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I'm reading several prospective studies published in top journals where a baseline modifiable exposure was associated with a final outcome. Just as an example might be this study.

The Authors aimed to evaluate whether oral hygiene behaviour can alleviate cardiovascular risk. For what I understand, the exposure persistency (oral hygiene behaviour) was not controlled during the study period, because any repeated assessment was performed during the follow-up. Basically, they associated the final outcome (10 years later) to the baseline exposure.

  1. Is that methodologically correct?
  2. In a prospective cohort study, is there any need to control the exposure during the study period?

1 Answer 1


Observational studies, even prospective ones like you cite, necessarily have limitations. The question is how much those get in the way of interpreting the results successfully.

It does seem that the study in question only used baseline covariate values, including those related to oral health, in their analysis. Instead of asking whether that was "methodologically correct," it might be better to ask how that should inform your interpretation of the results.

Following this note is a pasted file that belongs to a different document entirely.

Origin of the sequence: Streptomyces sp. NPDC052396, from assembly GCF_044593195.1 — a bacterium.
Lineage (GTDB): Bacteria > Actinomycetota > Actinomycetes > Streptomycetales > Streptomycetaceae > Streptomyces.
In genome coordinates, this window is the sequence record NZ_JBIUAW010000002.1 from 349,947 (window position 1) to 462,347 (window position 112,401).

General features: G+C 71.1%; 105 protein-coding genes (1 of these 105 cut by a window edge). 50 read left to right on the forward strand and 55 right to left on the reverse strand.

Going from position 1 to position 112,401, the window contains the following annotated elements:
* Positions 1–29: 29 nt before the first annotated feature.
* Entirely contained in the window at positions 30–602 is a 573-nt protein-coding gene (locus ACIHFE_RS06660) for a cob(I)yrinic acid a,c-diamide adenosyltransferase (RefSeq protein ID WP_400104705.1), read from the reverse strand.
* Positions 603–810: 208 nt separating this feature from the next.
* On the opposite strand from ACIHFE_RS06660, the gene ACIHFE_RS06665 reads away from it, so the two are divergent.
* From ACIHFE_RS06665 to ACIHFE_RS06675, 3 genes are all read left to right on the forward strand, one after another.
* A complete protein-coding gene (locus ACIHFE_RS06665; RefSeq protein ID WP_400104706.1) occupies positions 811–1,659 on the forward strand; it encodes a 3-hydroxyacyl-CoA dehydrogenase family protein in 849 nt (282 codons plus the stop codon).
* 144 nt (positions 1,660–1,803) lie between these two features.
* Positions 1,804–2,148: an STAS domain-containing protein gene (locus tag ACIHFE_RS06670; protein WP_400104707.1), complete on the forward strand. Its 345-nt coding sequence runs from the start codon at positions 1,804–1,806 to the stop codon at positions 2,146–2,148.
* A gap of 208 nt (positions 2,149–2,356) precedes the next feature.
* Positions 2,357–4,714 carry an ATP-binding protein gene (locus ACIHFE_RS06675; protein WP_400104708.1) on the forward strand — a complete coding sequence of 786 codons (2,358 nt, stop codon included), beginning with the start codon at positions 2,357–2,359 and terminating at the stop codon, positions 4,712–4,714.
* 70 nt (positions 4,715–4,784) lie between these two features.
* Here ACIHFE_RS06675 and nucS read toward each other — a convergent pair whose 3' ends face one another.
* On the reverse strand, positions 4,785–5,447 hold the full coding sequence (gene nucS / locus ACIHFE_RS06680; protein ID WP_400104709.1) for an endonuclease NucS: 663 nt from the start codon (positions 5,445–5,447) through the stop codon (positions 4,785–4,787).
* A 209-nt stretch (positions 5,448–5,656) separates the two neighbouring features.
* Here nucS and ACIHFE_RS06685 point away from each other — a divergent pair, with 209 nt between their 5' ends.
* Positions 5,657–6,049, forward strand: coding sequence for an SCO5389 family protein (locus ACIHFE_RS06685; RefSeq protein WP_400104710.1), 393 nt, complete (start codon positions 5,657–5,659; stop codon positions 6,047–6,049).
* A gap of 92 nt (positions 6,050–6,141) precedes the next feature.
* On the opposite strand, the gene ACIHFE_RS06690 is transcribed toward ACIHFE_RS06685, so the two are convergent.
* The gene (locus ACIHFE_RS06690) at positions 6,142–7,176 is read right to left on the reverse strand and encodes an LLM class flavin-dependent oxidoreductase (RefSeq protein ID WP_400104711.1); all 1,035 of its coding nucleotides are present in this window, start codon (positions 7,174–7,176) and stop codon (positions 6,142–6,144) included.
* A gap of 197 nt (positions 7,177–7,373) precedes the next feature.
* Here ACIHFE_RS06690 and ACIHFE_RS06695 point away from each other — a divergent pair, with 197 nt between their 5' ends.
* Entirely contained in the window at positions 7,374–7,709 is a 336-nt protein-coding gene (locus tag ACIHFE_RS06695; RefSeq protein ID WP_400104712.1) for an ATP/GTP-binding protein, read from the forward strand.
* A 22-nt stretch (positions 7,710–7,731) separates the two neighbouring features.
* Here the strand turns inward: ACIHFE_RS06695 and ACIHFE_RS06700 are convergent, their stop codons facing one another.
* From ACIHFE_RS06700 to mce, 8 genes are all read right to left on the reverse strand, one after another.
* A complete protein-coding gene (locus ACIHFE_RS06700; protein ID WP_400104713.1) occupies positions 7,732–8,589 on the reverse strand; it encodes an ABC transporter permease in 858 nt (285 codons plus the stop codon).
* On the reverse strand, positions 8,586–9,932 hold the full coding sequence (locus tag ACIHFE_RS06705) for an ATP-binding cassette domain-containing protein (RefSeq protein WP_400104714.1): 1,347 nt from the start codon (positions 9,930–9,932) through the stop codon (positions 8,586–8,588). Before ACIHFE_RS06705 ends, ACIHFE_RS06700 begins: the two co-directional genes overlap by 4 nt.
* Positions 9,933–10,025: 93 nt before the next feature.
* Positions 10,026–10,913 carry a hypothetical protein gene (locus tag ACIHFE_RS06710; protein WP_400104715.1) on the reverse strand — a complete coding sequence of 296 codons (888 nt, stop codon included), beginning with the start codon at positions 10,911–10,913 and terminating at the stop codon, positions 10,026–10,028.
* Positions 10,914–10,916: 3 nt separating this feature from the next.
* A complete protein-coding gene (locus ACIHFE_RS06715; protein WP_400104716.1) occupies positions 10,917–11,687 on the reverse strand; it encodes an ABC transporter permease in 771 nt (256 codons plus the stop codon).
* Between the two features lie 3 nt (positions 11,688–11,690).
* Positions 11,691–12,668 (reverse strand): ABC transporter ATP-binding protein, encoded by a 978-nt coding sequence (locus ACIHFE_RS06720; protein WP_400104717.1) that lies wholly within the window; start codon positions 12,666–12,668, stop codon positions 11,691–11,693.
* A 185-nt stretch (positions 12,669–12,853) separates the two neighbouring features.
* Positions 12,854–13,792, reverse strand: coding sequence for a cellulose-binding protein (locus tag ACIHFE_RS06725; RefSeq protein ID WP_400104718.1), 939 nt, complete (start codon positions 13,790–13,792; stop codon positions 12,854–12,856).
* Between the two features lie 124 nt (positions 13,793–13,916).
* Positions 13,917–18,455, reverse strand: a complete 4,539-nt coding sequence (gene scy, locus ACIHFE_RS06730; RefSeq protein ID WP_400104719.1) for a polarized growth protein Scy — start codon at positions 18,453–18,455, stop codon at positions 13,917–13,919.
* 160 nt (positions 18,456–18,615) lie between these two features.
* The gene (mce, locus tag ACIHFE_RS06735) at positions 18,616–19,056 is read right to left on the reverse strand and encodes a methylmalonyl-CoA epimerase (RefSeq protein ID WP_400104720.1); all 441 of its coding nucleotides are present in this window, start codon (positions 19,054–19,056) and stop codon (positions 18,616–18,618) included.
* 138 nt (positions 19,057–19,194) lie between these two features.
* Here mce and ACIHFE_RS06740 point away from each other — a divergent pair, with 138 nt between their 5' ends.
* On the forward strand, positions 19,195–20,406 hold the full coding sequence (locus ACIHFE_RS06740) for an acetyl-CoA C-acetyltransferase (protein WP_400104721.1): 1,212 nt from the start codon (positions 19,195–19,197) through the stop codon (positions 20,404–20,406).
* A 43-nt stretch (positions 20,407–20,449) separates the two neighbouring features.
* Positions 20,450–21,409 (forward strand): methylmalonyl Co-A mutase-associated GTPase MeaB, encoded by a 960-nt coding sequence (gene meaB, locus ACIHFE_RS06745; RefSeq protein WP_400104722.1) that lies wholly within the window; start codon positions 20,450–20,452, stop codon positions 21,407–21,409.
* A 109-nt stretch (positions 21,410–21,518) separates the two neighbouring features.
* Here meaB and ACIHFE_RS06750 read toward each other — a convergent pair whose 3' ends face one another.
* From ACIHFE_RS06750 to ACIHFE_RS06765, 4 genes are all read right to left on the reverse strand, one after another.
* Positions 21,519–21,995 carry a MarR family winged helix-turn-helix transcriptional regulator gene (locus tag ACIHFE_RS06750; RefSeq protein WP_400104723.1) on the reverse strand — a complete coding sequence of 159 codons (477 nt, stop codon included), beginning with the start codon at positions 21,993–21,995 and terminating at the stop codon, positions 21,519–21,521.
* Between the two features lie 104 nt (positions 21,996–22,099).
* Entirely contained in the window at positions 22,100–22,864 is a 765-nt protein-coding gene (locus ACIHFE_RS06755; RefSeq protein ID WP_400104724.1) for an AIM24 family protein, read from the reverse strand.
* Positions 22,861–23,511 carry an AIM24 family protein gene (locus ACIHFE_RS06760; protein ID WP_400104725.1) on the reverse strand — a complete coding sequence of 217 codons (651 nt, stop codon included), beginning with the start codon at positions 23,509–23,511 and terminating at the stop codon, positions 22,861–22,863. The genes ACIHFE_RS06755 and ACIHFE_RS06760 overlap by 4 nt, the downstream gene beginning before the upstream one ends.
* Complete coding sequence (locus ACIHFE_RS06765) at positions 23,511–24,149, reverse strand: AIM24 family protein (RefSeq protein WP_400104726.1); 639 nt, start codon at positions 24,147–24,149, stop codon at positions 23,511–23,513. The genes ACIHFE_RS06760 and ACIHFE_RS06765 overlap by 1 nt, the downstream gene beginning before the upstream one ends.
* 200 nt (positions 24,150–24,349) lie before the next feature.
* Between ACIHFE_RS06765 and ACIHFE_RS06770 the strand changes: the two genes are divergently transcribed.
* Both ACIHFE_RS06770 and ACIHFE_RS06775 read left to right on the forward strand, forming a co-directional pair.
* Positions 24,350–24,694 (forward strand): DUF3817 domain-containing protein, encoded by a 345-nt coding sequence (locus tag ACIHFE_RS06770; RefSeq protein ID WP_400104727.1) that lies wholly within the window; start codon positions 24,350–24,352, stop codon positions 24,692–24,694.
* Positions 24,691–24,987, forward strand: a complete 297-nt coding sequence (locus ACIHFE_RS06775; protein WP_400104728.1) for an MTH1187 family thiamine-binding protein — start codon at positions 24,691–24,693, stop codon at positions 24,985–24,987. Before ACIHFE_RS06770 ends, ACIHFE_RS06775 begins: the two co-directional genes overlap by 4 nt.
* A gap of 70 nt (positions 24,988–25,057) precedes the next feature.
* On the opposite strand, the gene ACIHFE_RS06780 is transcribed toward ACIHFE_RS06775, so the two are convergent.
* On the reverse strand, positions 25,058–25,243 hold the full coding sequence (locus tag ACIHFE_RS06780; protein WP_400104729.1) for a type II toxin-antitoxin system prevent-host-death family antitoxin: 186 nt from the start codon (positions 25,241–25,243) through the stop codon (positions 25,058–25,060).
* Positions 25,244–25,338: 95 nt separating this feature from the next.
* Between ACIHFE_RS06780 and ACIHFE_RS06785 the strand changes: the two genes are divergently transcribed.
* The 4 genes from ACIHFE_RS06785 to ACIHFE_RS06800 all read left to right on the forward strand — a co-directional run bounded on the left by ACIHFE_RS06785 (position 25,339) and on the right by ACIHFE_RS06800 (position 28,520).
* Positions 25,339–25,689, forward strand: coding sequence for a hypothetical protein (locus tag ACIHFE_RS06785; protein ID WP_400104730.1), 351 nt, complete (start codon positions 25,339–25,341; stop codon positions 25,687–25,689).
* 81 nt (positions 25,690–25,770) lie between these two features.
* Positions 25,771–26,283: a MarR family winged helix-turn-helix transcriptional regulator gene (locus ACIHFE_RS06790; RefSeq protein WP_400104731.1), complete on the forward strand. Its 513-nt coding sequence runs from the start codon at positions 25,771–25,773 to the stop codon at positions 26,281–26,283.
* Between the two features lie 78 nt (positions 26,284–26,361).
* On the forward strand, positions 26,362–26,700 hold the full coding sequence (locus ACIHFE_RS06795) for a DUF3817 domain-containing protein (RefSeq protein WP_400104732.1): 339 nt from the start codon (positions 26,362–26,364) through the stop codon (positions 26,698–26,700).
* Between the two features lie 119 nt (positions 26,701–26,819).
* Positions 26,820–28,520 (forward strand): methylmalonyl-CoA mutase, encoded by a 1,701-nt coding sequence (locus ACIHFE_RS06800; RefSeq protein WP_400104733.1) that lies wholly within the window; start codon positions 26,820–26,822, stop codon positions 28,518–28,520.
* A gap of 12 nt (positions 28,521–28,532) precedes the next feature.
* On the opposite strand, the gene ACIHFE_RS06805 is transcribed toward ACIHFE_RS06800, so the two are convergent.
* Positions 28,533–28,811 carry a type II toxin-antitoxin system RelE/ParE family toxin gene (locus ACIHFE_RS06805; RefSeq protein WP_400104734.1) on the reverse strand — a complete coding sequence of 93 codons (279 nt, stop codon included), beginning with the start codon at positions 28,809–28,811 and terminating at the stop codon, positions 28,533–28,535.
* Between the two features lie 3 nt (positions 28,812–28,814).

Note that some of the strongest associations of cardiovascular disease development were with number of dental caries and number of missing teeth at baseline. Those aren't "modifiable exposures" in the way that frequency of tooth brushing or dental visits per year might be--they either stay the same or get worse. Notably, the initial apparent association between baseline periodontal disease (which might be modifiable over time) and cardiovascular disease development disappeared with adjustment for other clinical characteristics.

With respect to caries and missing teeth, in an ideal world one might have followed their numbers over time and included them in the model. But how would you have modeled them? In survival analysis, it's the instantaneous value of a covariate that is used to estimate hazard ratios. Is it the number of teeth you have missing today that helps determine your risk of developing cardiovascular disease? Or is it a life-long history represented reasonably well by the number of missing teeth that you had when you entered the study? How best to include time-varying covariates in a survival model depends a lot on an understanding of the underlying subject matter. I'm not sure that any specific methodological rules can help with that.

There is, however, an open question about interpretation. The authors of that study and of an associated commentary argue that interventions in dental health might thus improve cardiovascular health. The danger in that interpretation is that baseline dental health might just serve as a proxy for individuals' tendencies to watch out for their health overall. If that's the case, dental-health interventions alone might not have any effect on cardiovascular health. But that's a matter of interpreting the results in a causal framework, not of methodology per se.

The issues you raise are very important, particularly in studies when time-varying exposures to therapies are inherently involved. For a comprehensive introduction to these issues, study for example the Causal Inference book by Hernán and Robins.


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